Newly opened Nido Early School Coburg North (VIC) is still at the beginning of their journey of connection to local community and getting to know more about their families. Within just five weeks of being open, they recognised sixteen different cultures and languages in their school and were quick to incorporate a new tradition. On the last Friday of every month, every educator, if able, will bring in food from their culture to share within the staff room. Whilst sharing this food, they share stories, recipes, and memories of cooking these foods at home, or with their families. The plan is to incorporate the tradition into children’s curriculum and introduce language classes, including educators’ and family languages.

Chinese New Year

The beginning of the year celebration on the traditional lunisolar Chinese calendar has been part of Nido events for many years. During this time, children learn about the importance of this tradition, different calendars in the world, the twelve Chinese zodiac signs and customs such as creating lanterns, tasting traditional food, or learning a dance that is typical for the Chinese New Year.

Experiences like these allow the children to learn about different cultures and helps build inclusive practices where they can feel a sense of belonging.

National Reconciliation Week

National Reconciliation Week is celebrated each year at the end of May and continues into the beginning of June. As the dates remain the same every year, the topic changes and encourages people to take steps accordingly.

It is an opportunity for our early learning schools to reflect on their role in the reconciliation process and to act toward building respectful and inclusive relationships with Aboriginal and Torres Strait Islander people.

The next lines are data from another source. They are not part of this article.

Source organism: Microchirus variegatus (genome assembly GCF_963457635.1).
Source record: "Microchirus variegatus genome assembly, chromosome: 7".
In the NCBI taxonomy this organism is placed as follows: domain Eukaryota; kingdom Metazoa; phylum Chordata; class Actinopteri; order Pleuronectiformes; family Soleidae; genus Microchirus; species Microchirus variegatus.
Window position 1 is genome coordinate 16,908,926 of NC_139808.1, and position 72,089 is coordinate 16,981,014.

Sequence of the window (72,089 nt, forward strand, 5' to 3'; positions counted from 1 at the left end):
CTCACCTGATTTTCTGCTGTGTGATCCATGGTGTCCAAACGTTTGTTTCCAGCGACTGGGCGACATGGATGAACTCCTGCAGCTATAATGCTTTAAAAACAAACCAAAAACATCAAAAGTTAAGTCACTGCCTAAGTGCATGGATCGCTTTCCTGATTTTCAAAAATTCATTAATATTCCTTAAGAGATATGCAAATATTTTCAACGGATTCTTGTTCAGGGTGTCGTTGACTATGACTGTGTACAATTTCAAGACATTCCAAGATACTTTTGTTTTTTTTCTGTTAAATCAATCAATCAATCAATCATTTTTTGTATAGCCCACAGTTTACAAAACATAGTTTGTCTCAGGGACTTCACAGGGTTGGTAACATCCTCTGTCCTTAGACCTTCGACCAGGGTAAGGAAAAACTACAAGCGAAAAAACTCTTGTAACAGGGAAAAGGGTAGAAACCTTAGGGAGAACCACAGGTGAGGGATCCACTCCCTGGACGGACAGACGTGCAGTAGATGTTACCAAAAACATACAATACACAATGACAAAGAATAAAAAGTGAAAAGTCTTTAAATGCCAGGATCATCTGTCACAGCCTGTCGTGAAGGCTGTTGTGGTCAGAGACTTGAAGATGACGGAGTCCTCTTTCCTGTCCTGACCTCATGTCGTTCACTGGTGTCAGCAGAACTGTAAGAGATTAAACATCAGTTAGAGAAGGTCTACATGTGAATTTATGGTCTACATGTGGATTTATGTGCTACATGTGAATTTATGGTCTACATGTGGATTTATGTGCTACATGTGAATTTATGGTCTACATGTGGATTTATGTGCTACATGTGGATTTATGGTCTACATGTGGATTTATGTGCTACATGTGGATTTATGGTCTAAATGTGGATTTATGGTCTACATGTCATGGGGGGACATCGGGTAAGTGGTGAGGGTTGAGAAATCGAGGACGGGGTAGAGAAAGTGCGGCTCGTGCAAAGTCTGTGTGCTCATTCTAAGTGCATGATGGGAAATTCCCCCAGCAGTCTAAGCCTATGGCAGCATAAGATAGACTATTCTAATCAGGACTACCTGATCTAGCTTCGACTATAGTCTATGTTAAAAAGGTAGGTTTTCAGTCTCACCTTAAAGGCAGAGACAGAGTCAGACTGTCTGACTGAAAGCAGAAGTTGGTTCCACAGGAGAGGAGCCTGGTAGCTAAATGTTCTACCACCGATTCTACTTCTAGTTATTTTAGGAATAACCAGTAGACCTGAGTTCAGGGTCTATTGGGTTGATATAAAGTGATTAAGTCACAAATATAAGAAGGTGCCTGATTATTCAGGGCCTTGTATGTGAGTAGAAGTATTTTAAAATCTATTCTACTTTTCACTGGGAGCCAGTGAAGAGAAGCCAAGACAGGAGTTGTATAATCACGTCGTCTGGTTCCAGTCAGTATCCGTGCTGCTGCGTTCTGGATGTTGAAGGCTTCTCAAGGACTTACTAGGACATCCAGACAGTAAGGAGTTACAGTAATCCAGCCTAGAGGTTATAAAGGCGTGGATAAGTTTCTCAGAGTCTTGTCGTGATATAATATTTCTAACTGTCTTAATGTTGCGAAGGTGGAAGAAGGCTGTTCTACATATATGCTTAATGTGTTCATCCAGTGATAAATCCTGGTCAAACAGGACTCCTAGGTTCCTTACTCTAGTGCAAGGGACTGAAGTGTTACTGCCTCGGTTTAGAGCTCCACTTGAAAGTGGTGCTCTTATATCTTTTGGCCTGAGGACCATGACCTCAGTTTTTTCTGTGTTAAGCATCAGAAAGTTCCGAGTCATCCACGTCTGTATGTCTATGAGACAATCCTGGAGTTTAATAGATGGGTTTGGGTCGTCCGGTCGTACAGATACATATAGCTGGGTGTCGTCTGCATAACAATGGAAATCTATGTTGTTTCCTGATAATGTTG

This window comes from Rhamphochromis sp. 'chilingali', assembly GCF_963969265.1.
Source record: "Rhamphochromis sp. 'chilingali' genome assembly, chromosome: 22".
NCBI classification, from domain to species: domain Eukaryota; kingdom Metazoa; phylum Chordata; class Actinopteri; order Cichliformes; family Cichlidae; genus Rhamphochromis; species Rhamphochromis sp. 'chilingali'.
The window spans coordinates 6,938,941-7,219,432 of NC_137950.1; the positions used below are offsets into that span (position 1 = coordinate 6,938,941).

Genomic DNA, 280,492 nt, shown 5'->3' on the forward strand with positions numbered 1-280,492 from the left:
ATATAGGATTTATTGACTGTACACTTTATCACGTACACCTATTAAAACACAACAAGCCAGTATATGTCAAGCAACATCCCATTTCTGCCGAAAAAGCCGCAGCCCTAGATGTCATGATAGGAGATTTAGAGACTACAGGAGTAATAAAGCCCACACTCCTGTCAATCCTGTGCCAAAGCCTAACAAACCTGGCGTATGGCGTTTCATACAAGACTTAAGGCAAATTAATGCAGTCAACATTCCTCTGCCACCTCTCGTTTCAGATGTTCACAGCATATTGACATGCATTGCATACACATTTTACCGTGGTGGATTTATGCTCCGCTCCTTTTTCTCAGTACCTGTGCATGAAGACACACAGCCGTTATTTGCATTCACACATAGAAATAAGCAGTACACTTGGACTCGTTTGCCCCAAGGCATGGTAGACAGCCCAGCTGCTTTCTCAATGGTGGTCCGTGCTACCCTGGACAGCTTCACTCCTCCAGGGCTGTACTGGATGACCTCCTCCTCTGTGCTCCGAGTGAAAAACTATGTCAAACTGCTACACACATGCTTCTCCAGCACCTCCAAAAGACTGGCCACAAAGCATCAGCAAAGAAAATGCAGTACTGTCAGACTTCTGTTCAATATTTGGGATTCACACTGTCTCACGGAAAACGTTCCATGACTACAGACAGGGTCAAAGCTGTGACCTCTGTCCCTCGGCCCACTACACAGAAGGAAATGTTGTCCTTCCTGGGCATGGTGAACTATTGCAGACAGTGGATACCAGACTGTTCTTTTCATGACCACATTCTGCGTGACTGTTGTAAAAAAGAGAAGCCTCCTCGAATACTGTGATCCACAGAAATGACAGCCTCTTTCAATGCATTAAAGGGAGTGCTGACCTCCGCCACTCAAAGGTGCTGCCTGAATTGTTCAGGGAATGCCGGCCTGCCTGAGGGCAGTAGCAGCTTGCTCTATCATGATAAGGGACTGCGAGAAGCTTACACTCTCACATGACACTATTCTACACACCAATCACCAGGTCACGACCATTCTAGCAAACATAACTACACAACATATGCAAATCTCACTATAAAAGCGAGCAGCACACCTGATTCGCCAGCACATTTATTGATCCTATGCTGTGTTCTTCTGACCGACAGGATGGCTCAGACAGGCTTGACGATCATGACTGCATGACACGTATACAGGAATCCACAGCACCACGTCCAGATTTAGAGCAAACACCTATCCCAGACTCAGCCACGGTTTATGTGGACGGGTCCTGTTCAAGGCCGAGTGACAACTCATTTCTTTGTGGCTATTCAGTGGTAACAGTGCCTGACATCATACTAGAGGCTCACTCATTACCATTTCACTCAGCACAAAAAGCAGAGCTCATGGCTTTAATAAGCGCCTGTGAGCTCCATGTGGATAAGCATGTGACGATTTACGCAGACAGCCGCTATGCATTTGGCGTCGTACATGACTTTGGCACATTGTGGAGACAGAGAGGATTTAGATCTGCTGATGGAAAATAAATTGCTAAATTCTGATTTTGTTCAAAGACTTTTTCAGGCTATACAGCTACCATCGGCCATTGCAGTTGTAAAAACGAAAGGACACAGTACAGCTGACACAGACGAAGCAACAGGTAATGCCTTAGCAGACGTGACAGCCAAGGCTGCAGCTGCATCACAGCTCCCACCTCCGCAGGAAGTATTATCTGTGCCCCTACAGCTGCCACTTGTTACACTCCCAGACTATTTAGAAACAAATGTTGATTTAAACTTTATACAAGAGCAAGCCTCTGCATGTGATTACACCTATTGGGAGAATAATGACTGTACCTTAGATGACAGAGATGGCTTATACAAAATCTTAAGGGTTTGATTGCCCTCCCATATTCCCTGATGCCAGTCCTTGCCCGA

Nido Early School Montrose celebrated this day very creatively. The early school created intimate spaces across all rooms. These spaces were designed for children to explore and question Indigenous communication; symbols, books, cushions, and native animal experiences, with educators carefully placed to answer questions and scaffold learning.

The Early School went even further and created a centre wide project, where they sent blank footprints home with the families and asked them to contribute by decorating the footprints with their child. This sparked conversations about our nation’s first people in their homes. Each foot was returned to the early school and carefully displayed down the hallway with a sign that represents us “bravely walking together to make change” which was the theme of the year in 2022.

Earlier this year, Nido Early School QV1 (WA) explored a range of natural materials at the touch, smell and create station. They also learnt weaving techniques and created their own representations of the amazing weaving art and baskets.

Chadstone’s reflection week started earlier that month in May during the staff meeting. They explored the meaning behind Reconciliation week, the Stolen Generations, and how that all connects to NAIDOC Week’s theme, For Our Elders. The team at Nido Early School Chadstone invited families to share what their Elders mean to them, and to imagine what not having that connection would mean to them personally.

Celebrating cultures is not just a one-time event; it’s an ongoing commitment to recognising and appreciating the richness of all cultures in childcare centres across Australia. By embracing the beauty of each culture, we contribute to a world where tolerance, respect, and unity prevail. This is how we want to bring learning alive at Nido Early Schools; as global, active citizens that are free to create, explore and discover.